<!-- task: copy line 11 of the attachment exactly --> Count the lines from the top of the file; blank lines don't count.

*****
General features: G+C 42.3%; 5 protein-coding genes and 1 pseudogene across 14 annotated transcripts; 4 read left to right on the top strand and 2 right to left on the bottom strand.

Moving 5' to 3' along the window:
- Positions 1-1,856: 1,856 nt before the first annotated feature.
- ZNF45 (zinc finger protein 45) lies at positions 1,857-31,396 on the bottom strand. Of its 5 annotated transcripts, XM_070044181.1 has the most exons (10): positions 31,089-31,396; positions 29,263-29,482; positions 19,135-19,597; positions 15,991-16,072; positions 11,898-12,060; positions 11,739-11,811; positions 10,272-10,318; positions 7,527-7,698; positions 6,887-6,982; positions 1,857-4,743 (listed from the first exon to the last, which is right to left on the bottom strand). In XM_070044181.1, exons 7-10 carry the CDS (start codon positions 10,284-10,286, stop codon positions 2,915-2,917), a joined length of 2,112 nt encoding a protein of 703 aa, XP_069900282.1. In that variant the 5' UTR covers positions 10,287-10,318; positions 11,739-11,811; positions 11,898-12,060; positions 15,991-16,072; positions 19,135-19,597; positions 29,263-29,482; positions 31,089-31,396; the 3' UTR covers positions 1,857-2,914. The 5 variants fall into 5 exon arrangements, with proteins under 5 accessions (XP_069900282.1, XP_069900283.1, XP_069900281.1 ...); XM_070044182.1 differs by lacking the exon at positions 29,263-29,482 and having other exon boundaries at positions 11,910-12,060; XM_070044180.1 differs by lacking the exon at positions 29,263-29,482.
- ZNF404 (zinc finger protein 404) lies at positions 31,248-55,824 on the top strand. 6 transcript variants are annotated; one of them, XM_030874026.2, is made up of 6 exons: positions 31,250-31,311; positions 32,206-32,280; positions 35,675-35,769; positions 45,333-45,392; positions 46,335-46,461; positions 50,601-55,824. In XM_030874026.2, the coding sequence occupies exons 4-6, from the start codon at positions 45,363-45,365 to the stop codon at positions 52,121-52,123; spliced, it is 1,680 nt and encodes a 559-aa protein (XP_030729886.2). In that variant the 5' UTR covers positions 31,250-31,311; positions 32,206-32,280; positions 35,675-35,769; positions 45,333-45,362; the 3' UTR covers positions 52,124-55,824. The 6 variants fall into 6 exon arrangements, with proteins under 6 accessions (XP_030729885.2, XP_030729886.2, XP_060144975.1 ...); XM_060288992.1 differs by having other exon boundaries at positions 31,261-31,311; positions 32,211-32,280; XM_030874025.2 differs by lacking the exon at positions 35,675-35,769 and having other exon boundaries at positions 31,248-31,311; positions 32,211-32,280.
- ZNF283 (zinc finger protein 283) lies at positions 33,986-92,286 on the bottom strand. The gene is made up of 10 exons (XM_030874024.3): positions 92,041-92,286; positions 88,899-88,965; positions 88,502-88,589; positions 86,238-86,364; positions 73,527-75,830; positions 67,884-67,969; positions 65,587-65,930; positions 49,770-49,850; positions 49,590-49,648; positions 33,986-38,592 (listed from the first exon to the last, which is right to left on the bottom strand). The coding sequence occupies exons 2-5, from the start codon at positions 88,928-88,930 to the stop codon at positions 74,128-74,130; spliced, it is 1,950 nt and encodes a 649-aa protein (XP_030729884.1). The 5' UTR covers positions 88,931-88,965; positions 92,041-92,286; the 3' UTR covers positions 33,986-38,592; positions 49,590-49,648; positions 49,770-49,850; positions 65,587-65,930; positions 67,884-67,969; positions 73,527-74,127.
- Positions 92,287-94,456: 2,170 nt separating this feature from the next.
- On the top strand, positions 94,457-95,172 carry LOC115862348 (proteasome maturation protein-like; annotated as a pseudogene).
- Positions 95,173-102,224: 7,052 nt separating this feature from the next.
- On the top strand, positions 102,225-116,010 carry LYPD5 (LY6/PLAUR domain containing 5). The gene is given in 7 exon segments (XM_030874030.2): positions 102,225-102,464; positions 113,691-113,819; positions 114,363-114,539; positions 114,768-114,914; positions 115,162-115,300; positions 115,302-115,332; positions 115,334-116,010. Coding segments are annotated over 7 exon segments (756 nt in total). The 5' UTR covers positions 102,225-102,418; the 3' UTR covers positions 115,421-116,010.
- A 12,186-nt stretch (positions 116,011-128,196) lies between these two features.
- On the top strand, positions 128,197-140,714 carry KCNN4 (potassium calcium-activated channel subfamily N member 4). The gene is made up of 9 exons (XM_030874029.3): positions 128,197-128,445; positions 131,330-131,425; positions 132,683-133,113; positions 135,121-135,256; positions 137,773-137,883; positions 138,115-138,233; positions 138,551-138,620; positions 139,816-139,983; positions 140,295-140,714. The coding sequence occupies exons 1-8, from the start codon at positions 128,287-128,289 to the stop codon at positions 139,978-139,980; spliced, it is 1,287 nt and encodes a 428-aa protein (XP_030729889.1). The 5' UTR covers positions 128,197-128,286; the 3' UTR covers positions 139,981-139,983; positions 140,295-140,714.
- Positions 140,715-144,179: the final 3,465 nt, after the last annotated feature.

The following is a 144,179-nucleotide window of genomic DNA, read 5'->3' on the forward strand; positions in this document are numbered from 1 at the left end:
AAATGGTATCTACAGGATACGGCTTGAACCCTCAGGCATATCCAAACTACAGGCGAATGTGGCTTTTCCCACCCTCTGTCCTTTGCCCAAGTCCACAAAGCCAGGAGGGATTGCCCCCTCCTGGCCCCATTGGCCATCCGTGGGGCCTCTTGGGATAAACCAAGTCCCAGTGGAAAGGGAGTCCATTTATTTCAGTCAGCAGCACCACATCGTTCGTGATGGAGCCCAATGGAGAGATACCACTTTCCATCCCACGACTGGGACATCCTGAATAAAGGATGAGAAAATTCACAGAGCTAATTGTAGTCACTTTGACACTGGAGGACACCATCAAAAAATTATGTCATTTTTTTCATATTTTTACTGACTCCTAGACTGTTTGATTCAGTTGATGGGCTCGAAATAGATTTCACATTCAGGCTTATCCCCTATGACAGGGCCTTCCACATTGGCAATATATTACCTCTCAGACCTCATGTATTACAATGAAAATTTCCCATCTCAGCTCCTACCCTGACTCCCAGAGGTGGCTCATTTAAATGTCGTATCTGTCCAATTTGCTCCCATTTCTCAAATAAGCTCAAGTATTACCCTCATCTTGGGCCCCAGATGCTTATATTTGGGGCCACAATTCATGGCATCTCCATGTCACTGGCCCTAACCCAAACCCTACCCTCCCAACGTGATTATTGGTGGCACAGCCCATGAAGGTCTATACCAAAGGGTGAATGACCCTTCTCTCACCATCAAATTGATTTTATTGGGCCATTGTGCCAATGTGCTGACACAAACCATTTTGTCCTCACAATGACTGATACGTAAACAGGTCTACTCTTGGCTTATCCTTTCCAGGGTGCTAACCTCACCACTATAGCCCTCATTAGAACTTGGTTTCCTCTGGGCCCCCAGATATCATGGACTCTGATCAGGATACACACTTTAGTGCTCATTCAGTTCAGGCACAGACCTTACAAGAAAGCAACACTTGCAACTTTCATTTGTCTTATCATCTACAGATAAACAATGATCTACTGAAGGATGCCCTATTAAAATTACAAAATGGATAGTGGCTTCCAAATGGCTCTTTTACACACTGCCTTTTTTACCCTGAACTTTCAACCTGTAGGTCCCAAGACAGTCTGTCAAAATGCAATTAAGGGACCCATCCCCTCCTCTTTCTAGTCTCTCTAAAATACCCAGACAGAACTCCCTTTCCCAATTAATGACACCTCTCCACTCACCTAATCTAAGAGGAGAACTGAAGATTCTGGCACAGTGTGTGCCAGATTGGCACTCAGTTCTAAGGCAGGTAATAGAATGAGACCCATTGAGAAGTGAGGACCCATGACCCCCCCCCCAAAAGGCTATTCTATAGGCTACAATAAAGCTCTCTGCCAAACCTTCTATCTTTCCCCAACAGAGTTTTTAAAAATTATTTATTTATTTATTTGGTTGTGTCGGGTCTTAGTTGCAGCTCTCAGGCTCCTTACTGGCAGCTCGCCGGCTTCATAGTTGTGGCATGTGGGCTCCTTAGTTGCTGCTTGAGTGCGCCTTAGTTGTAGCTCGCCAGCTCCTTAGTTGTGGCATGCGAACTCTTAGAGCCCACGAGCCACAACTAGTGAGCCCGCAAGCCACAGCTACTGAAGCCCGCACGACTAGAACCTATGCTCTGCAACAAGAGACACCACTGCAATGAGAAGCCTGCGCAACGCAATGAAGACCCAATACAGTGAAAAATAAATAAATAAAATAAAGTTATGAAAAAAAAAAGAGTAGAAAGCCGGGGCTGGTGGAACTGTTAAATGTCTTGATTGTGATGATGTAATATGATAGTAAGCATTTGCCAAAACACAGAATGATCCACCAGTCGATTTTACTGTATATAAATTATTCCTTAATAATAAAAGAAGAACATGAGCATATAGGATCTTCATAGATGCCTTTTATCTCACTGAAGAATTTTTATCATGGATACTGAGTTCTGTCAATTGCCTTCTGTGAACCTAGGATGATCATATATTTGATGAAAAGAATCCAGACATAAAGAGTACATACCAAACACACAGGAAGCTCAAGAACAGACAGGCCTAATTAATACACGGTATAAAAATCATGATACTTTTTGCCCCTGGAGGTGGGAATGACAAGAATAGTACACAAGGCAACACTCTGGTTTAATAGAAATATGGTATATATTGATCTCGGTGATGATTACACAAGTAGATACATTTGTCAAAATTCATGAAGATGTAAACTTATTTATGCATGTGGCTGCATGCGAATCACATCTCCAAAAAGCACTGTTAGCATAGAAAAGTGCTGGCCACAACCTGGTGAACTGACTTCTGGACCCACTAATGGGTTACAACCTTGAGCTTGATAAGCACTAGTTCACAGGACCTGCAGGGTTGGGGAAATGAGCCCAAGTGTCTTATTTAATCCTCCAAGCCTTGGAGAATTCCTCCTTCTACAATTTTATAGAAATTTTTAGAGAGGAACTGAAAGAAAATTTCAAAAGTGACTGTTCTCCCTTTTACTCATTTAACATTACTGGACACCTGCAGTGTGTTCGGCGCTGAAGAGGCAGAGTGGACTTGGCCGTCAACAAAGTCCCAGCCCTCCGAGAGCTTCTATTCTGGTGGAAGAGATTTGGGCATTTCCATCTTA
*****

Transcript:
- A 12,186-nt stretch (positions 116,011-128,196) lies between these two features.